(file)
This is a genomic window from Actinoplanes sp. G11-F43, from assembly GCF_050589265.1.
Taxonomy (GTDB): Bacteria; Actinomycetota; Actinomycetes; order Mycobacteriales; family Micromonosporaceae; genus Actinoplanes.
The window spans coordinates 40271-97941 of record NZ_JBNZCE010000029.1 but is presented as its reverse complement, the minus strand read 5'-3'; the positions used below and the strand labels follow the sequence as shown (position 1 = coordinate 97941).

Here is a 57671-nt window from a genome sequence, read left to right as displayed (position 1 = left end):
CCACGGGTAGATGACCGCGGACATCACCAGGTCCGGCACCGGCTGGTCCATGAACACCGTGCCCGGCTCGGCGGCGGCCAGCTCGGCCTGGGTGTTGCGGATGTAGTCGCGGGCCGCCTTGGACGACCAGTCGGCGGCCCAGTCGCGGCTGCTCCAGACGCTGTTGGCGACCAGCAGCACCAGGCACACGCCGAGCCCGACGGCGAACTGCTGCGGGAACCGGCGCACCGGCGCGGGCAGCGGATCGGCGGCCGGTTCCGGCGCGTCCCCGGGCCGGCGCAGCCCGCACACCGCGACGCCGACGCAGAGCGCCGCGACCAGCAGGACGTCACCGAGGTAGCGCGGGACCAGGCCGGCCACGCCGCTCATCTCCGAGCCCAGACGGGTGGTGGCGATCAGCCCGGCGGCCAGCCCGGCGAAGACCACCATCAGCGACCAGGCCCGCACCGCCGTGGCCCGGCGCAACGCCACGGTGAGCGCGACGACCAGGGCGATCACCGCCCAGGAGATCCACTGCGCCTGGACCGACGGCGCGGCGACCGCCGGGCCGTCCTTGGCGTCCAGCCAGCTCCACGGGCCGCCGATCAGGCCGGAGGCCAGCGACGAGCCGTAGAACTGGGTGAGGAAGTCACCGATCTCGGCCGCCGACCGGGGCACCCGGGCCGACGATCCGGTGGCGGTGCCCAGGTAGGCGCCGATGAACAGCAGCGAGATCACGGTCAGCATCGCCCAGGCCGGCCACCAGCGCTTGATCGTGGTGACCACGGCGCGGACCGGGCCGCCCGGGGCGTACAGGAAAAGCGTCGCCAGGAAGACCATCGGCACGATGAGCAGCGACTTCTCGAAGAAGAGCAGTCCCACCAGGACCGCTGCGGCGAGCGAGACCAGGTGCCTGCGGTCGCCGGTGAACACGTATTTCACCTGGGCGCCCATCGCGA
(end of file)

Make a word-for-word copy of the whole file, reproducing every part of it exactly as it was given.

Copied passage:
This is a genomic window from Actinoplanes sp. G11-F43, from assembly GCF_050589265.1.
Taxonomy (GTDB): Bacteria; Actinomycetota; Actinomycetes; order Mycobacteriales; family Micromonosporaceae; genus Actinoplanes.
The window spans coordinates 40271-97941 of record NZ_JBNZCE010000029.1 but is presented as its reverse complement, the minus strand read 5'-3'; the positions used below and the strand labels follow the sequence as shown (position 1 = coordinate 97941).

Here is a 57671-nt window from a genome sequence, read left to right as displayed (position 1 = left end):
CCACGGGTAGATGACCGCGGACATCACCAGGTCCGGCACCGGCTGGTCCATGAACACCGTGCCCGGCTCGGCGGCGGCCAGCTCGGCCTGGGTGTTGCGGATGTAGTCGCGGGCCGCCTTGGACGACCAGTCGGCGGCCCAGTCGCGGCTGCTCCAGACGCTGTTGGCGACCAGCAGCACCAGGCACACGCCGAGCCCGACGGCGAACTGCTGCGGGAACCGGCGCACCGGCGCGGGCAGCGGATCGGCGGCCGGTTCCGGCGCGTCCCCGGGCCGGCGCAGCCCGCACACCGCGACGCCGACGCAGAGCGCCGCGACCAGCAGGACGTCACCGAGGTAGCGCGGGACCAGGCCGGCCACGCCGCTCATCTCCGAGCCCAGACGGGTGGTGGCGATCAGCCCGGCGGCCAGCCCGGCGAAGACCACCATCAGCGACCAGGCCCGCACCGCCGTGGCCCGGCGCAACGCCACGGTGAGCGCGACGACCAGGGCGATCACCGCCCAGGAGATCCACTGCGCCTGGACCGACGGCGCGGCGACCGCCGGGCCGTCCTTGGCGTCCAGCCAGCTCCACGGGCCGCCGATCAGGCCGGAGGCCAGCGACGAGCCGTAGAACTGGGTGAGGAAGTCACCGATCTCGGCCGCCGACCGGGGCACCCGGGCCGACGATCCGGTGGCGGTGCCCAGGTAGGCGCCGATGAACAGCAGCGAGATCACGGTCAGCATCGCCCAGGCCGGCCACCAGCGCTTGATCGTGGTGACCACGGCGCGGACCGGGCCGCCCGGGGCGTACAGGAAAAGCGTCGCCAGGAAGACCATCGGCACGATGAGCAGCGACTTCTCGAAGAAGAGCAGTCCCACCAGGACCGCTGCGGCGAGCGAGACCAGGTGCCTGCGGTCGCCGGTGAACACGTATTTCACCTGGGCGCCCATCGCGA